Popular Costa Mesa Restaurant Denies Entry to Sikh American Man Due to his Religious Affiliation

February 2, 2007

Source: SALDEF


Washington, D.C., February 2, 2007 -- On January 25 2007, Mr. Sanjum Paul Singh Samagh, a first year medical school student at the University of California - Irvine Medical School (UCI SOM), was denied entrance to the Pierce Street Annex in Costa Mesa, California, because his religiously mandated head-covering, called a dastaar (or turban), violated the business’s “no hat’s” policy.

Mr. Samagh entered the Pierce Street Annex to join his medical school classmates in celebrating another classmate’s birthday. When trying to gain entrance to the establishment, the security guard noted that Mr. Samagh was wearing a religious head covering, and that it would not be a problem, but advised that he speak to the owner. The owner, Mr. Douglas Adsit, then informed Mr. Samagh that the Pierce Street Annex does not allow entry to anyone wearing “headgear” and denied him entry. After hearing the stance of Mr. Adsit, the group of 20 students whom Mr. Asagh was supposed to [meet], left the establishment and moved the celebration to another location.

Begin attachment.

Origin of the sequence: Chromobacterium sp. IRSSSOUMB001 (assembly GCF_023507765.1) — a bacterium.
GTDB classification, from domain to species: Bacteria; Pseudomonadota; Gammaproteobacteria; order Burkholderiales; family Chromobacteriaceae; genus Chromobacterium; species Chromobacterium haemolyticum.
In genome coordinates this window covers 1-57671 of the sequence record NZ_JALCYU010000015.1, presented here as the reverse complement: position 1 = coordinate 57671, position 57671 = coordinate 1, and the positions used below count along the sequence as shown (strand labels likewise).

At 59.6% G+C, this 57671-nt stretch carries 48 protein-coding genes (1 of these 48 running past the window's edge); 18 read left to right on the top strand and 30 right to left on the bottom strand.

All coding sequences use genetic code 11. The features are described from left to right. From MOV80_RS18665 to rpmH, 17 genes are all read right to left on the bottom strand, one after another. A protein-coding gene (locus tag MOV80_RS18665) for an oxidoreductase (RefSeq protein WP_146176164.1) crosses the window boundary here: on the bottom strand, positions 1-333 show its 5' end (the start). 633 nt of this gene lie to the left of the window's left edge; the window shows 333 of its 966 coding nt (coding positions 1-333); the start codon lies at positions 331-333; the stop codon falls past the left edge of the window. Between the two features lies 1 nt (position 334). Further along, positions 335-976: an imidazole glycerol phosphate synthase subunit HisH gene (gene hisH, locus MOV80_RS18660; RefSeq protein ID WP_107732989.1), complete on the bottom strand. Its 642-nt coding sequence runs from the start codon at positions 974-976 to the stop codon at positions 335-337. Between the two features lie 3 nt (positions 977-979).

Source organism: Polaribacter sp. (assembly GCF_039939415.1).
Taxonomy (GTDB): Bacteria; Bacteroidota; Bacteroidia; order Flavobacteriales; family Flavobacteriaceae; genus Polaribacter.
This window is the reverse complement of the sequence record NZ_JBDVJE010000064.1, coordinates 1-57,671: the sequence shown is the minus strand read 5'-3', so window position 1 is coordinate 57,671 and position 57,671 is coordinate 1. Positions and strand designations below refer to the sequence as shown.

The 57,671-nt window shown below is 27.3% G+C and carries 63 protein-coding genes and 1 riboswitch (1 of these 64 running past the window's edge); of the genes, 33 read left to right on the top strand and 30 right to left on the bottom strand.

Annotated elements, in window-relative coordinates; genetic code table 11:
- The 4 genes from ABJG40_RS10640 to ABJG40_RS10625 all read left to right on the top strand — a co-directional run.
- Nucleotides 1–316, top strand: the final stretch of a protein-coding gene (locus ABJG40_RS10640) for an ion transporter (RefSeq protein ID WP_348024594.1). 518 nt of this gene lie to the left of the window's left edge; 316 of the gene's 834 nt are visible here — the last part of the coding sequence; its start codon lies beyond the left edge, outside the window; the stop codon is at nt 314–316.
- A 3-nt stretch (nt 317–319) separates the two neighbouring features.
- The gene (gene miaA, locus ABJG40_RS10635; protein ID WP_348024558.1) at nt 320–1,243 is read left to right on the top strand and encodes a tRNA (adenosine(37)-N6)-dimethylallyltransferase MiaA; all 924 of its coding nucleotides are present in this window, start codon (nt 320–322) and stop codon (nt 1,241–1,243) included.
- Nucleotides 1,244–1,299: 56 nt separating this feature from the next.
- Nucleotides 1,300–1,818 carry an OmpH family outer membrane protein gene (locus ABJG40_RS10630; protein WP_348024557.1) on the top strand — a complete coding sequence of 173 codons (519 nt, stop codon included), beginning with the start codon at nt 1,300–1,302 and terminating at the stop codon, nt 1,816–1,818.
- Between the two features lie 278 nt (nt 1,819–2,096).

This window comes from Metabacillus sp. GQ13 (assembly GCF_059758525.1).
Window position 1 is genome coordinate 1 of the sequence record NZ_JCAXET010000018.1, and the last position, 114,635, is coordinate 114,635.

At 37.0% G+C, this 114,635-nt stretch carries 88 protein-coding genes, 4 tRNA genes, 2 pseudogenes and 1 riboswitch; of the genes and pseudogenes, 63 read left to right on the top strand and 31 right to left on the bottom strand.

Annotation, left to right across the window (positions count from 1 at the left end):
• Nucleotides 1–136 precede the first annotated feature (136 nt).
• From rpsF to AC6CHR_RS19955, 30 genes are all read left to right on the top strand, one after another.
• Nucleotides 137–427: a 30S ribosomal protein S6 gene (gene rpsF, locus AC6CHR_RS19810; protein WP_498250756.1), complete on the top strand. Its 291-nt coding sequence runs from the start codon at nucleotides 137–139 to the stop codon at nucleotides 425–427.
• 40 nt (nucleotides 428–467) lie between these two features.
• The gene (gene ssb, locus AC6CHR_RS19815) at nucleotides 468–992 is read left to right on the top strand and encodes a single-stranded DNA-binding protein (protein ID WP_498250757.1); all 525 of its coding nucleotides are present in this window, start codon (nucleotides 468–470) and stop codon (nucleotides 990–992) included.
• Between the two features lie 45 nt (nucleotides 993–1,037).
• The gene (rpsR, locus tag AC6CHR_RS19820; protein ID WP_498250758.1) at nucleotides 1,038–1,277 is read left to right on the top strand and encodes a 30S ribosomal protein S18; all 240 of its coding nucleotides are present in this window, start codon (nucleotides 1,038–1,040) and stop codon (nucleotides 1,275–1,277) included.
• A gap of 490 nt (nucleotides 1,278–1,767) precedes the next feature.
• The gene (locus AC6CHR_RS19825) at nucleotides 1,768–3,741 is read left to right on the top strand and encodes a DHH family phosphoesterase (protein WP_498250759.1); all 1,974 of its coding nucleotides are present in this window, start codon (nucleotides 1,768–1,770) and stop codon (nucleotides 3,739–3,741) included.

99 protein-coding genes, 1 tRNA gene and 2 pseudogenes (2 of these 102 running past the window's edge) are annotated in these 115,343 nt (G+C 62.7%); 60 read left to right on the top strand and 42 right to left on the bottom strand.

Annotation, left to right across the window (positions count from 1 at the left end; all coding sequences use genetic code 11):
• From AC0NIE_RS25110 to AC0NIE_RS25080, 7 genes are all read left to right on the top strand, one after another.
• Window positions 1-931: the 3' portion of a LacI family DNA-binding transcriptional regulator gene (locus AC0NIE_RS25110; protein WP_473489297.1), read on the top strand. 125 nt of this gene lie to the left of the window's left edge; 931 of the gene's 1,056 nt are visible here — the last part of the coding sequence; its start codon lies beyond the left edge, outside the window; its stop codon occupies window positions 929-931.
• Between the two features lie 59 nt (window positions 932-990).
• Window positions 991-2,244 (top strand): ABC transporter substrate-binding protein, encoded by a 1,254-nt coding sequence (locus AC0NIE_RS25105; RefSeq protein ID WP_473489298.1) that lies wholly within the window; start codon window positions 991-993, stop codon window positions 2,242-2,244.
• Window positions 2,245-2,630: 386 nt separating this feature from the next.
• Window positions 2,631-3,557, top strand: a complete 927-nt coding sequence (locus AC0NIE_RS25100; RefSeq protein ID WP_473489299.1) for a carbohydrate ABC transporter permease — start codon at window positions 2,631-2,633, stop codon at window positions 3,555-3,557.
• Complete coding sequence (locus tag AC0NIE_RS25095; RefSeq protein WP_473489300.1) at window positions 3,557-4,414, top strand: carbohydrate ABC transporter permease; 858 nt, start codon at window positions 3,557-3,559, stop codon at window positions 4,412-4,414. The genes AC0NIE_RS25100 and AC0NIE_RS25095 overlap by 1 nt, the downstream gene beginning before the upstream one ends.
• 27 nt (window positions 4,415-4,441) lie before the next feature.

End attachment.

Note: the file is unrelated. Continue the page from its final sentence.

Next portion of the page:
In a show of solidarity, the UCI SOM first and second year students have formally implemented a boycott against any medical school functions being held at the Pierce Street Annex until this issue is resolved to the satisfaction of Mr. Samagh.

In response to this incident, the Sikh American Legal Defense and Education Fund (SALDEF) noted in a January 27, 2007 letter to Mr. Adsit, “The Sikh turban is a fundamental and integral part of a Sikh's identity. It is not a hat or cap that can be removed and put on casually. The turban is a religious article of faith which has been protected by the First Amendment to the United States Constitution as well as Federal and State courts across the country.”